mounting structure can make even the most expensive LED wall look bad. Don’t skimp on this aspect of your install; this is where I’d always advise you to seek professional help and not try to install it yourself.
Next, is the video wall processor. This device takes the video source coming from your production output and conforms it to your DV LED wall. Let say you’ve chosen a wall that’s not quite 1080p in resolution – since you took my earlier advice and went larger instead of denser. In this case, you will need to scale your sources to match the walls resolution. A processor is needed as the controller, mentioned earlier, rarely has one built in. If you choose to have more than one source on the wall at the same time, you may need a processor that can support PIP or image manipulation. In either case, plan on making room in your budget for an image processor to make sure your video wall looks it’s best.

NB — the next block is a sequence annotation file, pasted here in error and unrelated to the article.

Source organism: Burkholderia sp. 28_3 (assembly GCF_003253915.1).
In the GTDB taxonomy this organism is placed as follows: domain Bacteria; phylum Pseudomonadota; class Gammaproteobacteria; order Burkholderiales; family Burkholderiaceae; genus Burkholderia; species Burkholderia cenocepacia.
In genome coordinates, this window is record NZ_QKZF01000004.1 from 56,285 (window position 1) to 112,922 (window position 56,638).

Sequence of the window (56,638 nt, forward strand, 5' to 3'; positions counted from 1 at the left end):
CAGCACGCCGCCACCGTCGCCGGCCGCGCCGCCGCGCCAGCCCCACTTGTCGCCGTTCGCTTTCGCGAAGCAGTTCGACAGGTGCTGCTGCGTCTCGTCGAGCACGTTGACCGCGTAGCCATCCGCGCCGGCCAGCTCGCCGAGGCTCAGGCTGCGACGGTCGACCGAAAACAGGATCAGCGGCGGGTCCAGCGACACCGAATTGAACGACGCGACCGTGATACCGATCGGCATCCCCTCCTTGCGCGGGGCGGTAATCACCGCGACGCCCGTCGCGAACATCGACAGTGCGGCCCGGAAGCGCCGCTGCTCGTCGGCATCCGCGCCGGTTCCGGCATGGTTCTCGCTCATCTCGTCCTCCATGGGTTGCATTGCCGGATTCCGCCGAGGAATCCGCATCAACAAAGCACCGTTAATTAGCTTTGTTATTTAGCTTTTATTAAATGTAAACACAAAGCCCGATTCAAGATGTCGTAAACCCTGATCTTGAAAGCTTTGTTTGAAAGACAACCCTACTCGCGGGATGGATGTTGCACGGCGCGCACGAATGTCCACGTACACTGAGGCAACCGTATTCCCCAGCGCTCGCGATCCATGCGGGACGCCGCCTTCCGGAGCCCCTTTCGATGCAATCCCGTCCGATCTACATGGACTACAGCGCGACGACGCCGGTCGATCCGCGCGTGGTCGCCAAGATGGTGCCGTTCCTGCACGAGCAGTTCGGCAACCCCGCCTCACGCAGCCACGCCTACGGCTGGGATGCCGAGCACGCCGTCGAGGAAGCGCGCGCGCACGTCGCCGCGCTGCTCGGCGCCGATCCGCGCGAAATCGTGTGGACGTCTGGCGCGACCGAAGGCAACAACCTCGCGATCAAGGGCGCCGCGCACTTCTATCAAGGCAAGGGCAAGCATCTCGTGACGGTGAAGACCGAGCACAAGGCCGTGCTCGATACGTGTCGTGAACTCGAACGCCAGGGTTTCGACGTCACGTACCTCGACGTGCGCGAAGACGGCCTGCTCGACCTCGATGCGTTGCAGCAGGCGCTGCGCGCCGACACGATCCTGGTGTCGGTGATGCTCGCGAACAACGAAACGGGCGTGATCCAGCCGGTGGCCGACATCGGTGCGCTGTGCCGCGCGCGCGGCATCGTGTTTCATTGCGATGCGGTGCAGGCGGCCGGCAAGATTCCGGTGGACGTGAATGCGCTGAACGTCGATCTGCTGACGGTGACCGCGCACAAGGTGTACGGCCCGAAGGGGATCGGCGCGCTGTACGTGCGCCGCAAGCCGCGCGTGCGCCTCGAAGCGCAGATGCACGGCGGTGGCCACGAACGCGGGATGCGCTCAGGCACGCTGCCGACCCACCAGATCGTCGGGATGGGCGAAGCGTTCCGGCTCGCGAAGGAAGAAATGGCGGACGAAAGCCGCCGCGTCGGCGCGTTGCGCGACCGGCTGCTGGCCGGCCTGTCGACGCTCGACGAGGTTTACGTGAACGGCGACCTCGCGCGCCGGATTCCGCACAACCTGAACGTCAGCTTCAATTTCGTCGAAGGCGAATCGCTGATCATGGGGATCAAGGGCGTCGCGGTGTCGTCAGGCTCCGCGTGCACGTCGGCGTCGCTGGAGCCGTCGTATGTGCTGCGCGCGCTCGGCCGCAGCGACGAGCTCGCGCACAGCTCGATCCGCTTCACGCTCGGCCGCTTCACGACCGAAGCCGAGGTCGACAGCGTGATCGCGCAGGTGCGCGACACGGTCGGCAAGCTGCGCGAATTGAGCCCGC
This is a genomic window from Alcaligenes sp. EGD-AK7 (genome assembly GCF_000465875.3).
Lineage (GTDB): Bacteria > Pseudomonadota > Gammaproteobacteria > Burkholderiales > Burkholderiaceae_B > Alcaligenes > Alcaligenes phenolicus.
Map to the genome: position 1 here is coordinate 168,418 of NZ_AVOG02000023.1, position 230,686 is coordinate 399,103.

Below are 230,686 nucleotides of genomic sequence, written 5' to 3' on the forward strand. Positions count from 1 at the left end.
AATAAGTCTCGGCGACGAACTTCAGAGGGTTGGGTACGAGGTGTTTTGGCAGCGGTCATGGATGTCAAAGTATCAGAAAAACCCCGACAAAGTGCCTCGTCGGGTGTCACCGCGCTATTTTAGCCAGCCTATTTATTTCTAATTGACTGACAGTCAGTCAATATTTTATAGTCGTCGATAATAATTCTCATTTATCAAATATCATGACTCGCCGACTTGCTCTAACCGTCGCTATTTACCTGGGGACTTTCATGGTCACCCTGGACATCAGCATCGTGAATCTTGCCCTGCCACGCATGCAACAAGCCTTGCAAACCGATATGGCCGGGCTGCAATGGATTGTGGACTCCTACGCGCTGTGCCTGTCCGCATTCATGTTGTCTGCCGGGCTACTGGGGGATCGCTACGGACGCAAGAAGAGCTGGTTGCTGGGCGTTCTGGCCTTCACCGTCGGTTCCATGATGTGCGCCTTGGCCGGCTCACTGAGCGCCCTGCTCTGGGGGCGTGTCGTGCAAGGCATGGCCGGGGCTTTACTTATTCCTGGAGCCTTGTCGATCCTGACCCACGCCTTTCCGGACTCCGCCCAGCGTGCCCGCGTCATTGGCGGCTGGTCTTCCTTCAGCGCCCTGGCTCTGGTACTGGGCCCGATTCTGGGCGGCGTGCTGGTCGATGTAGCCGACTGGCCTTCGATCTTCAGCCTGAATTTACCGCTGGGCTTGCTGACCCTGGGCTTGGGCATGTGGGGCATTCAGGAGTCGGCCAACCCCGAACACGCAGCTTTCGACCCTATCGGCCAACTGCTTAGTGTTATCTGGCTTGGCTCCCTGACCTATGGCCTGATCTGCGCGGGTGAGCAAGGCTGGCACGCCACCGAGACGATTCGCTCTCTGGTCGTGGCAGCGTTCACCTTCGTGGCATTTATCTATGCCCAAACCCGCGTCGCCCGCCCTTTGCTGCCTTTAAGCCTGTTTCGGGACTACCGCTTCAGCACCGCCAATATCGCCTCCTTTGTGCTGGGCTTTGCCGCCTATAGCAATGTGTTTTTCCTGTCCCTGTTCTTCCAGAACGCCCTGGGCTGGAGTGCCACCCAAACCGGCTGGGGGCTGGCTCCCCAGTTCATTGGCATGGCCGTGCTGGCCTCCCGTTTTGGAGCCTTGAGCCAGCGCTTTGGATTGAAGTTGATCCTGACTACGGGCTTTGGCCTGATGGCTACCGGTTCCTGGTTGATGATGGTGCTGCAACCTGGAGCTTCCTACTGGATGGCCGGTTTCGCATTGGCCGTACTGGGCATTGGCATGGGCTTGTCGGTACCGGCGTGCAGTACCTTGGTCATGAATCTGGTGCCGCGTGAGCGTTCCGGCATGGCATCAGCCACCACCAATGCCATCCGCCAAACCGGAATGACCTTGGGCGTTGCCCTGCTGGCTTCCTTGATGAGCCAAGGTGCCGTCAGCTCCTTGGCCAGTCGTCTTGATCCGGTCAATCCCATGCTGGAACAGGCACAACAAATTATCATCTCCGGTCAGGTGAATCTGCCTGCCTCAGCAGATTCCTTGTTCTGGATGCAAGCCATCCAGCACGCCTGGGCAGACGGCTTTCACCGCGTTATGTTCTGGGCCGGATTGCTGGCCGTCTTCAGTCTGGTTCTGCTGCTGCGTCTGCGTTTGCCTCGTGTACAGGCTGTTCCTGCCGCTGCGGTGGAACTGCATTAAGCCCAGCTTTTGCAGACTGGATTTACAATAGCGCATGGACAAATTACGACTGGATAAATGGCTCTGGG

Lastly, we come to the video signal extender. In most cases, your production system is not directly next to your video wall. Your production happens on the other end of the room, or maybe in a different room entirely. Depending on the distance and I/O of both your production and video wall controller, video quality can degrade over long distances and your output signal to your video wall will not look as sharp as it does on your production monitor. To make up for the distance between your production and your video wall processor, you will need to invest in a signal extender which will take your output signals from you production and route them to your video wall, all without losing video quality.
By investing in Direct View LED, your team will have more opportunities to create innovative content that is an engaging visual experience for your viewers. So, if you’re in the market for a visual upgrade, consider Direct View LED technology! Once you see it in your space, you won’t want to go back!